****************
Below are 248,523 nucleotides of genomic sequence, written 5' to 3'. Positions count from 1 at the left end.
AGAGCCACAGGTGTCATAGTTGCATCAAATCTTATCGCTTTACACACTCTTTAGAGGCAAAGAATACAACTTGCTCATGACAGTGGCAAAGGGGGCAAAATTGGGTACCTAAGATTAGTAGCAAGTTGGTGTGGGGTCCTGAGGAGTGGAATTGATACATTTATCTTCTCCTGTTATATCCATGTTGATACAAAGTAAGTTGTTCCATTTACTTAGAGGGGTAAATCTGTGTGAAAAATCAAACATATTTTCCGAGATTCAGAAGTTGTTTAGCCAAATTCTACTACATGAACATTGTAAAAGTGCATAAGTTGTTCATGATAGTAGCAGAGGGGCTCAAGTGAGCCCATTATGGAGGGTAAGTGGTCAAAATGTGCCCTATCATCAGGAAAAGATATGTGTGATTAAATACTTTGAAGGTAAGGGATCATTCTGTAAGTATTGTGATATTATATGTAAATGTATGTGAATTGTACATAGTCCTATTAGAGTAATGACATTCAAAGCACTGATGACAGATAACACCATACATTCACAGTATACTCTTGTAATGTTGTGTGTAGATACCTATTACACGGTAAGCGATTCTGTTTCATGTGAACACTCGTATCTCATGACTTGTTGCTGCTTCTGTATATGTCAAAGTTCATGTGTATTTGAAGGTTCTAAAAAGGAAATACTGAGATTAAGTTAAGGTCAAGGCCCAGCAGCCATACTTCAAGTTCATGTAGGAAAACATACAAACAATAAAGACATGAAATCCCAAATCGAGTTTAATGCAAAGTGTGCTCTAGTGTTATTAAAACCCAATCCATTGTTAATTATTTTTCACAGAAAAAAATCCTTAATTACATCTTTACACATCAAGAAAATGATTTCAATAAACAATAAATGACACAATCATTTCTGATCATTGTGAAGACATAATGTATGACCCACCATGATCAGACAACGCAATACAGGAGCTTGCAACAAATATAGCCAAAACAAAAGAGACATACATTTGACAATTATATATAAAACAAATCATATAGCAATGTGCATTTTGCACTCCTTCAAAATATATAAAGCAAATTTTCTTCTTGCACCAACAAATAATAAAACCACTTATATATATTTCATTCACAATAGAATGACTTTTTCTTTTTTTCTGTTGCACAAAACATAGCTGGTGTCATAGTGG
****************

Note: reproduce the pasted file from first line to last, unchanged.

Below are 248,523 nucleotides of genomic sequence, written 5' to 3'. Positions count from 1 at the left end.
AGAGCCACAGGTGTCATAGTTGCATCAAATCTTATCGCTTTACACACTCTTTAGAGGCAAAGAATACAACTTGCTCATGACAGTGGCAAAGGGGGCAAAATTGGGTACCTAAGATTAGTAGCAAGTTGGTGTGGGGTCCTGAGGAGTGGAATTGATACATTTATCTTCTCCTGTTATATCCATGTTGATACAAAGTAAGTTGTTCCATTTACTTAGAGGGGTAAATCTGTGTGAAAAATCAAACATATTTTCCGAGATTCAGAAGTTGTTTAGCCAAATTCTACTACATGAACATTGTAAAAGTGCATAAGTTGTTCATGATAGTAGCAGAGGGGCTCAAGTGAGCCCATTATGGAGGGTAAGTGGTCAAAATGTGCCCTATCATCAGGAAAAGATATGTGTGATTAAATACTTTGAAGGTAAGGGATCATTCTGTAAGTATTGTGATATTATATGTAAATGTATGTGAATTGTACATAGTCCTATTAGAGTAATGACATTCAAAGCACTGATGACAGATAACACCATACATTCACAGTATACTCTTGTAATGTTGTGTGTAGATACCTATTACACGGTAAGCGATTCTGTTTCATGTGAACACTCGTATCTCATGACTTGTTGCTGCTTCTGTATATGTCAAAGTTCATGTGTATTTGAAGGTTCTAAAAAGGAAATACTGAGATTAAGTTAAGGTCAAGGCCCAGCAGCCATACTTCAAGTTCATGTAGGAAAACATACAAACAATAAAGACATGAAATCCCAAATCGAGTTTAATGCAAAGTGTGCTCTAGTGTTATTAAAACCCAATCCATTGTTAATTATTTTTCACAGAAAAAAATCCTTAATTACATCTTTACACATCAAGAAAATGATTTCAATAAACAATAAATGACACAATCATTTCTGATCATTGTGAAGACATAATGTATGACCCACCATGATCAGACAACGCAATACAGGAGCTTGCAACAAATATAGCCAAAACAAAAGAGACATACATTTGACAATTATATATAAAACAAATCATATAGCAATGTGCATTTTGCACTCCTTCAAAATATATAAAGCAAATTTTCTTCTTGCACCAACAAATAATAAAACCACTTATATATATTTCATTCACAATAGAATGACTTTTTCTTTTTTTCTGTTGCACAAAACATAGCTGGTGTCATAGTGG